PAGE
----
A Book That Doesn’t Do Much

The cover art: Why is the one lady peeking up the other lady’s skirt? The question: “Why Not Stay Fat?” is hardly a question worthy of Socrates and Aristotle. The response is usually the same — “Why not, indeed?” — because to change one’s habits is, for most humans, an excruciatingly painful effort, and one not undertaken lightly.

The slogan: “Be happy with who and what you are.” Unlike the cover designer, we use — correctly — the double, not single, quotation marks. Was the editor taking a nap?

“Be happy with who and what you are.”

The advice offered by the book’s cover is widely agreed to be a legit concept. In one of those weird paradoxes of human psychology, self-acceptance is recognized as the first step toward any possibility of achievable or lasting change. There is no reason to quarrel with that basic premise. On the other hand, the line is deceptively and dangerously simplistic. Surely, a person who self-identifies as a child abuser or a serial killer is not supposed to be happy about it.

More useful is the concept of “Accept who and what you are.” Acceptance sets a much lower bar than happiness. This is why in AA meetings (although it is not mandatory) a speaker will probably stand up and say “My name is Bill Wilson and I’m an alcoholic.” They don’t say, “… and I’m happy to be an alcoholic.”

Some people want to become different. Some want to stay as they are, but quit caring about the fact that others want them to be different. As a vintage television series used to say, “There are eight million stories in the Naked City.” Still, in the field of healing, despite the ubiquitous presence of unique stories, it is almost universally acknowledged that acceptance is the necessary precursor to change.

Run that by me again…

These days, it is very hard to distinguish satire from reality. With all due respect to authors everywhere, sometimes you just have to wonder why a book exists. The one pictured here is by Wayne Lambert, who appears to be a Westerner based in the Middle East. Full disclosure: Childhood Obesity News has not seen the book. Discussion of it is based on the public relations materials, dispersed to the relatable public under the author’s byline.

A good first impression has not been made. That rough draft was not proofread even once. Another self-generated puff piece was replete with grating repetition and regrettable (ranging to woeful) lapses in grammar. The CAPS LOCK key stayed stuck for whole sentences at a time. Some information that was researched years ago has vanished from the internet, like www.wholebodyworkshop.com. So it cannot be proven that there was once a version of this piece that ended… “I have already self published all the books that I have wrote.”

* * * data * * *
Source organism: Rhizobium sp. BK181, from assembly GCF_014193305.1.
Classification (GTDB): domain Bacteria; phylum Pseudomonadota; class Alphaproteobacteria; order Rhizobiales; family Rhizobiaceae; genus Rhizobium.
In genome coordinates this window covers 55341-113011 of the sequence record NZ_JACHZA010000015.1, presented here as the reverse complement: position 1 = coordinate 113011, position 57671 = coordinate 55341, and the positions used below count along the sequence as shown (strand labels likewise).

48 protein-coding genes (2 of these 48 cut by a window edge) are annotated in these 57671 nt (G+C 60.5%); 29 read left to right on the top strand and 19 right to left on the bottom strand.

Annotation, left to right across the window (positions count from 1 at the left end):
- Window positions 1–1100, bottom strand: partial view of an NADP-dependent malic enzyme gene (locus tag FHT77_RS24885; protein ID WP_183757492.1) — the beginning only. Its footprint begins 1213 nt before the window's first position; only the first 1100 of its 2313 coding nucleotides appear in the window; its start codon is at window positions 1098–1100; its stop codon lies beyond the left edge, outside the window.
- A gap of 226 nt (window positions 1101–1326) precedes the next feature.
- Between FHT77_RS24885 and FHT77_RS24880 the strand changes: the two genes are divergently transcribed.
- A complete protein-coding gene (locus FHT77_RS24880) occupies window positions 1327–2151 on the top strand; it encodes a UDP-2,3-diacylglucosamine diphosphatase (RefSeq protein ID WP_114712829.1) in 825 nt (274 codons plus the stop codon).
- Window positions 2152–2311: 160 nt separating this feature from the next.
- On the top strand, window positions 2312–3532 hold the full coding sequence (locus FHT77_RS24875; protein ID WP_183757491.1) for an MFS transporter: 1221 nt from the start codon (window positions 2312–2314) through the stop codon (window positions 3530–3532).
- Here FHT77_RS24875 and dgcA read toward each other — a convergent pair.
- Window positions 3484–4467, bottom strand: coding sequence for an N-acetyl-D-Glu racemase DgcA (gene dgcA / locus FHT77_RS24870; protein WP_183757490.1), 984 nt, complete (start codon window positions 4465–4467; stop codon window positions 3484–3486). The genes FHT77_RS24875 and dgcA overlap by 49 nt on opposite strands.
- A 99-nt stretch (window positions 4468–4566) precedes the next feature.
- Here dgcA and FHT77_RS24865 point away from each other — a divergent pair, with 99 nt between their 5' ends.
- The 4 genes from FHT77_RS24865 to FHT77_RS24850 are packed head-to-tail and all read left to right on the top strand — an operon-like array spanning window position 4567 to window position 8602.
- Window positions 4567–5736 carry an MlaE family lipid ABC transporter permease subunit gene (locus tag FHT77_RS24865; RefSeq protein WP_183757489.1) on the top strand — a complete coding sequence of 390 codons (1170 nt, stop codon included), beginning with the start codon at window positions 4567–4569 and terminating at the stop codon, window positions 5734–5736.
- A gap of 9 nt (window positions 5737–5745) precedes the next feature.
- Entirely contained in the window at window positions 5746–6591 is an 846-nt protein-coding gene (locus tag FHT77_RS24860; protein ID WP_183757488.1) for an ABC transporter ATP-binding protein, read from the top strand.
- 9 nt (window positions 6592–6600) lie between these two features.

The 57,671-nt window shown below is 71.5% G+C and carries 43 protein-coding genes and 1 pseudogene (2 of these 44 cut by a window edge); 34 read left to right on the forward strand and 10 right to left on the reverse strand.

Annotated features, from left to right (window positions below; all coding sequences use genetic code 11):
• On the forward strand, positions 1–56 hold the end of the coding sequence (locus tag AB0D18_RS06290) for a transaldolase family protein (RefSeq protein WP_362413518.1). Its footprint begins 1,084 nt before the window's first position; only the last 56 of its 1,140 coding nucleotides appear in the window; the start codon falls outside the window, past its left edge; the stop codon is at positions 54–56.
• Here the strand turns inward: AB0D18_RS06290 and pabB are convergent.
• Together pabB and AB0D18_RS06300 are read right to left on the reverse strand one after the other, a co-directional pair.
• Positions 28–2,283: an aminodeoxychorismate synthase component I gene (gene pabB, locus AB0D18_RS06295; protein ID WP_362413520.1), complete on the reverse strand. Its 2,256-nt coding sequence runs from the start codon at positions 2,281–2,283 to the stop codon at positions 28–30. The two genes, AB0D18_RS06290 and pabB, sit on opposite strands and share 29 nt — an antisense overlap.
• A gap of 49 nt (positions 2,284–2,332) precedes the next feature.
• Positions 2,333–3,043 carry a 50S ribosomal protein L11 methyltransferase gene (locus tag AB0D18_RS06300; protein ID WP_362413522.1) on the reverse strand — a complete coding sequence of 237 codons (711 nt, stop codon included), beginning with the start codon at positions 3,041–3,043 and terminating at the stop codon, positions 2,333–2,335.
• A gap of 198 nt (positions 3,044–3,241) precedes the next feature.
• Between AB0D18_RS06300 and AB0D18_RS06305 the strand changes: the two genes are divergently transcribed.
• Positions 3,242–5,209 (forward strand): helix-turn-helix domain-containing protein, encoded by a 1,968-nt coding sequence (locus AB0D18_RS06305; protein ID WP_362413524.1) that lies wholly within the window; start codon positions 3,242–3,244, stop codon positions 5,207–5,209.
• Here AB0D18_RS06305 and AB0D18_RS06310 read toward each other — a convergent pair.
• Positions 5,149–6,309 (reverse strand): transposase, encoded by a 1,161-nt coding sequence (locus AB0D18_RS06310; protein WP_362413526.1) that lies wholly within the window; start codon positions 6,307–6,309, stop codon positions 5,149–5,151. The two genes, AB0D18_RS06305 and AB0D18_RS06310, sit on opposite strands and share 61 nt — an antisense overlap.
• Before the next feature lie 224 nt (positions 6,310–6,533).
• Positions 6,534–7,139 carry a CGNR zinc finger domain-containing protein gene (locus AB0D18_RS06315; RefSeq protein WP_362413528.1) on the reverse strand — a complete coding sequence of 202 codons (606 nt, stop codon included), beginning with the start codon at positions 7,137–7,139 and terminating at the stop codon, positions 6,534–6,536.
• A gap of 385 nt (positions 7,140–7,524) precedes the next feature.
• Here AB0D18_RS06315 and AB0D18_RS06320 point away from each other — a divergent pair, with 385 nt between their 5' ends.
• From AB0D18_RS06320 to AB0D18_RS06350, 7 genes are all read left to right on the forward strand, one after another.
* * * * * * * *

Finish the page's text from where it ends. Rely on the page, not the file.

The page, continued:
In a piece currently still posted, another simplistic idea appears: “My philosophy is to stick to the basics and the rest will follow very easily with little effort… just focus!” As Grandma used to say, if it were that easy, everyone would be doing it. Some people are born without the ability to focus, and others have it knocked out of them, one way or another, by the vicissitudes of life.

(To be continued…)

Your responses and feedback are welcome!

Source: “Pubmatch Profile,” Web.archive.org, 2016
Source: “Why Not Stay Fat?,” Booktopia, undated
Image from Booktopia

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OVERWEIGHT: What Kids Say explores the obesity problem from the often-overlooked perspective of children struggling with being overweight.

About Dr. Robert A. Pretlow

Dr. Robert A. Pretlow is a pediatrician and childhood obesity specialist. He has been researching and spreading awareness on the childhood obesity epidemic in the US for more than a decade.
You can contact Dr. Pretlow at:


Dr. Pretlow’s invited presentation at the American Society of Animal Science 2020 Conference
What’s Causing Obesity in Companion Animals and What Can We Do About It

Dr. Pretlow’s invited presentation at the World Obesity Federation 2019 Conference:
Food/Eating Addiction and the Displacement Mechanism

Dr. Pretlow’s Multi-Center Clinical Trial Kick-off Speech 2018:
Obesity: Tackling the Root Cause

Dr. Pretlow’s 2017 Workshop on
Treatment of Obesity Using the Addiction Model

Dr. Pretlow’s invited presentation for
TEC and UNC 2016

Dr. Pretlow’s invited presentation at the 2015 Obesity Summit in London, UK.

Dr. Pretlow’s invited keynote at the 2014 European Childhood Obesity Group Congress in Salzburg, Austria.

Dr. Pretlow’s presentation at the 2013 European Congress on Obesity in Liverpool, UK.

Dr. Pretlow’s presentation at the 2011 International Conference on Childhood Obesity in Lisbon, Portugal.

Dr. Pretlow’s presentation at the 2010 Uniting Against Childhood Obesity Conference in Houston, TX.

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